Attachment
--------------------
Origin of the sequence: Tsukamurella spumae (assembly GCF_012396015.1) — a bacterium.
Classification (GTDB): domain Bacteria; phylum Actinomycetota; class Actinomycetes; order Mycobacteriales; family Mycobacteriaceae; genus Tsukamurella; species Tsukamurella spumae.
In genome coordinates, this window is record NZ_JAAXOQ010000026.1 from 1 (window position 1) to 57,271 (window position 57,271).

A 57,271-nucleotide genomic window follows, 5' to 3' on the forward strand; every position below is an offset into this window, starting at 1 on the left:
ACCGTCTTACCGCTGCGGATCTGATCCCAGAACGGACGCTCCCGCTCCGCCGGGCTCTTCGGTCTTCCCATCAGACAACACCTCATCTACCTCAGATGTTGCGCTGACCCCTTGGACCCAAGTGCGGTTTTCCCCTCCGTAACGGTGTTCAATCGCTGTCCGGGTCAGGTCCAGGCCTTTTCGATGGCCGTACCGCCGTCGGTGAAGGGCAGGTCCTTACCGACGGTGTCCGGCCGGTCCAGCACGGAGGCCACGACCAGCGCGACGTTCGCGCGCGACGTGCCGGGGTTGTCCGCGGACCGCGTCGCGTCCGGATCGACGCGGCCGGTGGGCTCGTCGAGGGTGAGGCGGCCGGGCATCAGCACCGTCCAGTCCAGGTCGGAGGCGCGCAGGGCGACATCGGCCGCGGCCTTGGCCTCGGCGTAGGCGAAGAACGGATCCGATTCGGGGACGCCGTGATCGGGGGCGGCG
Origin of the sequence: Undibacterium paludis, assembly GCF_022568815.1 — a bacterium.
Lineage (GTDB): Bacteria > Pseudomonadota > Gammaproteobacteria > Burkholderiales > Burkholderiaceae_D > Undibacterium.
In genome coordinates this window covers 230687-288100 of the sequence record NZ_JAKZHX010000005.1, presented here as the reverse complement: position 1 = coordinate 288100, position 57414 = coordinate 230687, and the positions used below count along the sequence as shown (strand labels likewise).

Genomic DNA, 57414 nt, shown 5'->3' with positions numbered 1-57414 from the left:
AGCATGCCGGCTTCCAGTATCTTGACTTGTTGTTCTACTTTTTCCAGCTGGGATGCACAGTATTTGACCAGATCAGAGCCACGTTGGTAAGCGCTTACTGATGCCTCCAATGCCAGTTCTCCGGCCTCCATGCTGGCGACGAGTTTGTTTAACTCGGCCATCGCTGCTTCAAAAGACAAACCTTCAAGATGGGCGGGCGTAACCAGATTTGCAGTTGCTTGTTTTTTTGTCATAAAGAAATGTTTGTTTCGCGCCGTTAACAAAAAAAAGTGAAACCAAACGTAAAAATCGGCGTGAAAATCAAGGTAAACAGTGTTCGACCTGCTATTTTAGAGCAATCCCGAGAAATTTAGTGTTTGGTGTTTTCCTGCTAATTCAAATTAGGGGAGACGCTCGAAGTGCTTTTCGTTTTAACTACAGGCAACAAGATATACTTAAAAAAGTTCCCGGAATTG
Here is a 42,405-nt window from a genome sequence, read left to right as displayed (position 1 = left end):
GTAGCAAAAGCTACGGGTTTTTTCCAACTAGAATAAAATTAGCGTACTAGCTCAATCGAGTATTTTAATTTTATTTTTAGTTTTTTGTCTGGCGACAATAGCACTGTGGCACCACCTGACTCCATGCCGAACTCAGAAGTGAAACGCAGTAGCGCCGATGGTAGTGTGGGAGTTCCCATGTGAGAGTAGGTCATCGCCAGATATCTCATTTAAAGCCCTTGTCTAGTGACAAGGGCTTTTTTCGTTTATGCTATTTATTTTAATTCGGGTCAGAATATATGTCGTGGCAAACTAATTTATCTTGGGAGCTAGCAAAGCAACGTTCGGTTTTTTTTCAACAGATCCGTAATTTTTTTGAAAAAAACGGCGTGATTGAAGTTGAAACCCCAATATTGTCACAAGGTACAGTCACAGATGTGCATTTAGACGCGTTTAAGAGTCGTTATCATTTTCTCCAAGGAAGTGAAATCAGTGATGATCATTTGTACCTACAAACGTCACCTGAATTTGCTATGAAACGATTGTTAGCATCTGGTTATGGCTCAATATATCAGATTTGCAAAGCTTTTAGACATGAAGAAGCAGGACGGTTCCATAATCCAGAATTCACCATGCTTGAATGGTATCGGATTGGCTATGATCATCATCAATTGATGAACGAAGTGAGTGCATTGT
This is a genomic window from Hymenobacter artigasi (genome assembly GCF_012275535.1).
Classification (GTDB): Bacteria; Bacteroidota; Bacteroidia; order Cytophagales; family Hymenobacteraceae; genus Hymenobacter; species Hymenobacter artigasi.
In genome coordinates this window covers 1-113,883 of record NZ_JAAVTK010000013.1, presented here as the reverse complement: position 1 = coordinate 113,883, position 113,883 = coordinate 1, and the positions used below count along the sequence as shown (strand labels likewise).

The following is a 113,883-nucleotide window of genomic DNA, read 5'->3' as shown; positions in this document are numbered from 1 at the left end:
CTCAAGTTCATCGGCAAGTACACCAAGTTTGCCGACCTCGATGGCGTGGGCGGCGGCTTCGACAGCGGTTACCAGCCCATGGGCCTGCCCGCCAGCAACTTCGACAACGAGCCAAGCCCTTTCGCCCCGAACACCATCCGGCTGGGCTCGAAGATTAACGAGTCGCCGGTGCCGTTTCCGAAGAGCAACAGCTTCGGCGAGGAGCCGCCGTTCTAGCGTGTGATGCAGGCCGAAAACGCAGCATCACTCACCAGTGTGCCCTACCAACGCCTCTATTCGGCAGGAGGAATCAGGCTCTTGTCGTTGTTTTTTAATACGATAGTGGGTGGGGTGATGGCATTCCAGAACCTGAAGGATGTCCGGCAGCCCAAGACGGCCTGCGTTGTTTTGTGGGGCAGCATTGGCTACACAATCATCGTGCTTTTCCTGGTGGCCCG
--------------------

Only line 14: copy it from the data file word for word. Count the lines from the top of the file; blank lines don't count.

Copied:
Classification (GTDB): Bacteria; Bacteroidota; Bacteroidia; order Cytophagales; family Hymenobacteraceae; genus Hymenobacter; species Hymenobacter artigasi.